Hobbs puts the brakes on Senate’s most prolific bill sponsor
The Arizona State Legislature’s most prolific bill sponsor, Republican Sen. John Kavanagh, of Fountain Hills, proposed 86 pieces of legislation this year. Kavanagh, who has been a legislator for around 16 years, has a reputation for sponsoring a large number of bills each year, but with Democrat Katie Hobbs in the governor’s seat, he’s having a lot less luck getting those bills signed than in the past.
Kavanagh told the Arizona Mirror that last year, under Republican Gov. Doug Ducey, around 30 of the bills he proposed were signed into law. So far this year, Hobbs has only signed four of Kavanagh’s bills, while she vetoed 17 of them, including 13 budget bills.
“Obviously it’s disappointing, but you still advocate for what you told your members you would advocate for,” Kavanagh told the Mirror. “It sends a message that I’m true to my word. But I think it’s also important for the voters, come next election, to not only know what Gov. Hobbs is for, but what she’s against, because that’s important too.”
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While 32 of Kavanagh’s proposals still have a chance for approval, 46 of them essentially have little to no chance of becoming law because they were either never assigned to a legislative committee or a committee never forwarded them to the House or Senate for a vote.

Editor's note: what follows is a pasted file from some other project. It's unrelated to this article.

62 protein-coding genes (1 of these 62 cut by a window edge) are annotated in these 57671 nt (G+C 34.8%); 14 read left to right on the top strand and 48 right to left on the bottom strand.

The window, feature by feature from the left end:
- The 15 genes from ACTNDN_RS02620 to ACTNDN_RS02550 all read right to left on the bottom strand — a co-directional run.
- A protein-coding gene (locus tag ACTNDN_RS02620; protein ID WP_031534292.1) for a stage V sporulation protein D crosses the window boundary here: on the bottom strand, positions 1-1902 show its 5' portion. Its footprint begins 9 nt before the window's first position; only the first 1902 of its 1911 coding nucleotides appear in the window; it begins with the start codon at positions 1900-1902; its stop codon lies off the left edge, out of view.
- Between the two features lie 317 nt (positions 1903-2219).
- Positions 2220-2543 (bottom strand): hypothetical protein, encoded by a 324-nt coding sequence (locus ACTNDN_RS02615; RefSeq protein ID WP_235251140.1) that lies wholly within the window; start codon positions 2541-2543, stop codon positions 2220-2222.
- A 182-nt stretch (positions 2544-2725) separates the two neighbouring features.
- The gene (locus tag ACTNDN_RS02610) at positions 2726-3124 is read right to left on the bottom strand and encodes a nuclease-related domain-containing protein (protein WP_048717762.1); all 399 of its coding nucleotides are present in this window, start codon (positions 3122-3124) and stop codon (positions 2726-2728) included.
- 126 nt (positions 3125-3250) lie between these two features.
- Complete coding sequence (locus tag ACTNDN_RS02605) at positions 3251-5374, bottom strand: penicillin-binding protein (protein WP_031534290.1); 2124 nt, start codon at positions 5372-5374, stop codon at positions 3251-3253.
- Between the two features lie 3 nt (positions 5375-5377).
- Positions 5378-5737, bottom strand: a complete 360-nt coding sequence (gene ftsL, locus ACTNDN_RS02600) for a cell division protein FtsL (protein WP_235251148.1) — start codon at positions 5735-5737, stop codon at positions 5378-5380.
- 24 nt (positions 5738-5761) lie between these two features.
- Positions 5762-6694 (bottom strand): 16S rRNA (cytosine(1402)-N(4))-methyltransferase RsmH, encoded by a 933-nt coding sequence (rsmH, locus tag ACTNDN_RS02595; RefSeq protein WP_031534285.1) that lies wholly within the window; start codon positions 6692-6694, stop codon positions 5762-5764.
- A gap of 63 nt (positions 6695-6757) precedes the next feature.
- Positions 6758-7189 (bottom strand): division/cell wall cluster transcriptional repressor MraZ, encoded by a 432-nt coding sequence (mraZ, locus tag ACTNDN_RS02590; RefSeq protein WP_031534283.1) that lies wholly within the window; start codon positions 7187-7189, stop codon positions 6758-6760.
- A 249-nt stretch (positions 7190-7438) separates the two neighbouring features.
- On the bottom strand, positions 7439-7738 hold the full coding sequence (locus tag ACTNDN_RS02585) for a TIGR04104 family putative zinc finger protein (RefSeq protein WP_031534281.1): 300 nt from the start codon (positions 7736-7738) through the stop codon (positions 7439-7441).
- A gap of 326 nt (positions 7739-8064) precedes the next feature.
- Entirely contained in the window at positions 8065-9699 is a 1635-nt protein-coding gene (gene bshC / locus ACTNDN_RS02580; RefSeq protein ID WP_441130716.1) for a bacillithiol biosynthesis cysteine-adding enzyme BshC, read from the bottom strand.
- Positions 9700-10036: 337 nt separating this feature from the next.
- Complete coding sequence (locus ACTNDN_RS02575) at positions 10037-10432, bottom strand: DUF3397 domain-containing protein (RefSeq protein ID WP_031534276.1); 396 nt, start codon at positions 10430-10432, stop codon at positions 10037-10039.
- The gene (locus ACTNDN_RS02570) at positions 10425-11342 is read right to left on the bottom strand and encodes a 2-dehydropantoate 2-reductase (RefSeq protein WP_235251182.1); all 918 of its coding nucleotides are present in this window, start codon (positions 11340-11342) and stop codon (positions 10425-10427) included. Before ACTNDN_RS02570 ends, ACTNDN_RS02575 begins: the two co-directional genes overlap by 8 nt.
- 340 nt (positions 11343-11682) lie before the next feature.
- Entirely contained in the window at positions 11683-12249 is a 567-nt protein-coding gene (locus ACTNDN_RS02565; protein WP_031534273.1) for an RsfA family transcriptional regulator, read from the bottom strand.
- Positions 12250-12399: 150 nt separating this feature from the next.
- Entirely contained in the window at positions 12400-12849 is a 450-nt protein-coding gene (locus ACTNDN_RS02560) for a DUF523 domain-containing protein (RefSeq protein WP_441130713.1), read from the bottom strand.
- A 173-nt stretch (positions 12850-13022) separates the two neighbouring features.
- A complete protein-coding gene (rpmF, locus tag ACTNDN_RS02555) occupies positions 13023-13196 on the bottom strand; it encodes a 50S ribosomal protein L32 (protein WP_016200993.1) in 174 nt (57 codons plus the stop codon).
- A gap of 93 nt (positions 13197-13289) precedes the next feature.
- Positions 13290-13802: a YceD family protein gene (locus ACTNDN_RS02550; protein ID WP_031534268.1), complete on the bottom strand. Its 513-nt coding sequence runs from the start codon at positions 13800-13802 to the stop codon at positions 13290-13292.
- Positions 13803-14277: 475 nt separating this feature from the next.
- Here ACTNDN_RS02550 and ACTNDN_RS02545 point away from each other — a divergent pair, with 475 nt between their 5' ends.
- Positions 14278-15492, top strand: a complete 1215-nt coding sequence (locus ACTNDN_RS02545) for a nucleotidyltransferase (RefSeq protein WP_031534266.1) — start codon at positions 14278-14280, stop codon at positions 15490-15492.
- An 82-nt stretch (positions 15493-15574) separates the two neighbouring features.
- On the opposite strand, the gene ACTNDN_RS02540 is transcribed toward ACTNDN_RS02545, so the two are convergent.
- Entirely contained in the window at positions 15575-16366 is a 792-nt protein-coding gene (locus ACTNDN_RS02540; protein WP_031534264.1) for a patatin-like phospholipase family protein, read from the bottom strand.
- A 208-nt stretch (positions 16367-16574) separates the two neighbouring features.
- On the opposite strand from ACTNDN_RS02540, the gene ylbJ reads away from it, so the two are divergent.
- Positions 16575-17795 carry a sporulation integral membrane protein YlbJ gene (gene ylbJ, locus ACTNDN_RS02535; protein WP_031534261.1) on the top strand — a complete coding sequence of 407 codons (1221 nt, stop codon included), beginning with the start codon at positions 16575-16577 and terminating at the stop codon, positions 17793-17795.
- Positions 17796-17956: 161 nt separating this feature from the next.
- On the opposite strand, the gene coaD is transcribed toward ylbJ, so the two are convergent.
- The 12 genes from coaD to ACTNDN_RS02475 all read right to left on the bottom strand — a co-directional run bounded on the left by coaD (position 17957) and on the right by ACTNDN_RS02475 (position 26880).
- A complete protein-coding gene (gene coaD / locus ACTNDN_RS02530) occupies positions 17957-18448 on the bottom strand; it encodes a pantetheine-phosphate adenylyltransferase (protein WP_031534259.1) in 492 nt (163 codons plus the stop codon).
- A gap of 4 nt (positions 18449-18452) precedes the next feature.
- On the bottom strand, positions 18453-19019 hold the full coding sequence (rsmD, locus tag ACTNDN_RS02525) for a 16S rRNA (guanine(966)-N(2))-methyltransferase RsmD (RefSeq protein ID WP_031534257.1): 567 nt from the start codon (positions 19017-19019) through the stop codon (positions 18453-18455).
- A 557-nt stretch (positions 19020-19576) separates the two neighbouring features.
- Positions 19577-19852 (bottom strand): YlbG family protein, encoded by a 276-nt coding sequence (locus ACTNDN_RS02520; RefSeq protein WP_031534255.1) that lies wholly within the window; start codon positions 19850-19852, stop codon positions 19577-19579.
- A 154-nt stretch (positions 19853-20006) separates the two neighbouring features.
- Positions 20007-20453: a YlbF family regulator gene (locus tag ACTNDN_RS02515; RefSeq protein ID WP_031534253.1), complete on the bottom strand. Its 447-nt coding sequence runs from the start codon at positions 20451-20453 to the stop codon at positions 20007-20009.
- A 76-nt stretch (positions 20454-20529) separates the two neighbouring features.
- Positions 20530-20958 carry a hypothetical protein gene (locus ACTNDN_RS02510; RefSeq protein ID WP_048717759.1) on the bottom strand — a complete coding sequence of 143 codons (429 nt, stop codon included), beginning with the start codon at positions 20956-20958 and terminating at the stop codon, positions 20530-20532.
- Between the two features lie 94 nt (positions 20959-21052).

Kavanagh is still hopeful that more of his proposed bills will be signed into law yet this year, but knows that most of them won’t have a chance against Hobbs’ veto stamp.
“I do a lot of really hard core conservative bills, which in the past I’ve been very successful with but I believe I will be in a four-year hiatus in that area,” Kavanagh said.
In his eyes, the most important bill he proposed this year is Senate Bill 1040, which would force schools to provide separate bathroom, shower and locker room accommodations for transgender students or else risk lawsuits. Opponents have called the bill anti-trans, since it has the potential to ostracize trans students from their peers, but Kavanagh claimed that the bill is aimed to protect the modesty of students.